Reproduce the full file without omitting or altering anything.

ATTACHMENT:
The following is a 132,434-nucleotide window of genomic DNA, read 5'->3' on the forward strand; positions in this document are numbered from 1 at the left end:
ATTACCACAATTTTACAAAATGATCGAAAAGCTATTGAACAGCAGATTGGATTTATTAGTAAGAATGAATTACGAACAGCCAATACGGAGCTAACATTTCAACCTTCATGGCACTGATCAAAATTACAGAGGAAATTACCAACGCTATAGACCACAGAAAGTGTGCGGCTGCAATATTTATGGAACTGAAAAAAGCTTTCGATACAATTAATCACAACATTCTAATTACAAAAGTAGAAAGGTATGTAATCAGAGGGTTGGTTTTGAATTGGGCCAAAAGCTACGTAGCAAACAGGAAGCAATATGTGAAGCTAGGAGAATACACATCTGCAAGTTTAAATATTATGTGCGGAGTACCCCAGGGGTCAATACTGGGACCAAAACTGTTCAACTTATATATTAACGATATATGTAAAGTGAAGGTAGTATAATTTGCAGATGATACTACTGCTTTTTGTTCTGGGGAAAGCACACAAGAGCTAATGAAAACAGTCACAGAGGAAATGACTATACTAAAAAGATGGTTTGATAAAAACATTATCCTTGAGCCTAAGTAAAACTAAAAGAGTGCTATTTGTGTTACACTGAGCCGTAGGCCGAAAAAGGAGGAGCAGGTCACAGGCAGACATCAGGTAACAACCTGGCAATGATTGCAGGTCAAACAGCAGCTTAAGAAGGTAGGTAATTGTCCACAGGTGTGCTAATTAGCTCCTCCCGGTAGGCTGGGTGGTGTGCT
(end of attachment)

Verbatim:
The following is a 132,434-nucleotide window of genomic DNA, read 5'->3' on the forward strand; positions in this document are numbered from 1 at the left end:
ATTACCACAATTTTACAAAATGATCGAAAAGCTATTGAACAGCAGATTGGATTTATTAGTAAGAATGAATTACGAACAGCCAATACGGAGCTAACATTTCAACCTTCATGGCACTGATCAAAATTACAGAGGAAATTACCAACGCTATAGACCACAGAAAGTGTGCGGCTGCAATATTTATGGAACTGAAAAAAGCTTTCGATACAATTAATCACAACATTCTAATTACAAAAGTAGAAAGGTATGTAATCAGAGGGTTGGTTTTGAATTGGGCCAAAAGCTACGTAGCAAACAGGAAGCAATATGTGAAGCTAGGAGAATACACATCTGCAAGTTTAAATATTATGTGCGGAGTACCCCAGGGGTCAATACTGGGACCAAAACTGTTCAACTTATATATTAACGATATATGTAAAGTGAAGGTAGTATAATTTGCAGATGATACTACTGCTTTTTGTTCTGGGGAAAGCACACAAGAGCTAATGAAAACAGTCACAGAGGAAATGACTATACTAAAAAGATGGTTTGATAAAAACATTATCCTTGAGCCTAAGTAAAACTAAAAGAGTGCTATTTGTGTTACACTGAGCCGTAGGCCGAAAAAGGAGGAGCAGGTCACAGGCAGACATCAGGTAACAACCTGGCAATGATTGCAGGTCAAACAGCAGCTTAAGAAGGTAGGTAATTGTCCACAGGTGTGCTAATTAGCTCCTCCCGGTAGGCTGGGTGGTGTGCT